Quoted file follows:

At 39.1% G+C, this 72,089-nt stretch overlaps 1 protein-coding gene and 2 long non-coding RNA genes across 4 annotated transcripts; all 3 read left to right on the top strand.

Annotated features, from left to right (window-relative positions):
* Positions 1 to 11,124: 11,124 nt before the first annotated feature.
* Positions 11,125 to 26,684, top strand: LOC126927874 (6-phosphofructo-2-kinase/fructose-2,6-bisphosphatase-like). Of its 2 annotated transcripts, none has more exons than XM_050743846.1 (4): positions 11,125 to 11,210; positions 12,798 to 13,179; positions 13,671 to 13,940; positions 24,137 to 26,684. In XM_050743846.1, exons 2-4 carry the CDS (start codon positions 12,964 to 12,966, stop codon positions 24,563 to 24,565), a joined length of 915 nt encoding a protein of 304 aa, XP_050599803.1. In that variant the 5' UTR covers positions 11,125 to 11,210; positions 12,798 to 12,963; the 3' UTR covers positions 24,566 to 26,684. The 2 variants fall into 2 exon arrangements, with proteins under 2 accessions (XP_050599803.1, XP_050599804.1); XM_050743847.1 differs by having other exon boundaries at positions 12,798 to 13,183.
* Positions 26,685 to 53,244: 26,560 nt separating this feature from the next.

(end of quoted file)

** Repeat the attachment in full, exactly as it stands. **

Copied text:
At 39.1% G+C, this 72,089-nt stretch overlaps 1 protein-coding gene and 2 long non-coding RNA genes across 4 annotated transcripts; all 3 read left to right on the top strand.

Annotated features, from left to right (window-relative positions):
* Positions 1 to 11,124: 11,124 nt before the first annotated feature.
* Positions 11,125 to 26,684, top strand: LOC126927874 (6-phosphofructo-2-kinase/fructose-2,6-bisphosphatase-like). Of its 2 annotated transcripts, none has more exons than XM_050743846.1 (4): positions 11,125 to 11,210; positions 12,798 to 13,179; positions 13,671 to 13,940; positions 24,137 to 26,684. In XM_050743846.1, exons 2-4 carry the CDS (start codon positions 12,964 to 12,966, stop codon positions 24,563 to 24,565), a joined length of 915 nt encoding a protein of 304 aa, XP_050599803.1. In that variant the 5' UTR covers positions 11,125 to 11,210; positions 12,798 to 12,963; the 3' UTR covers positions 24,566 to 26,684. The 2 variants fall into 2 exon arrangements, with proteins under 2 accessions (XP_050599803.1, XP_050599804.1); XM_050743847.1 differs by having other exon boundaries at positions 12,798 to 13,183.
* Positions 26,685 to 53,244: 26,560 nt separating this feature from the next.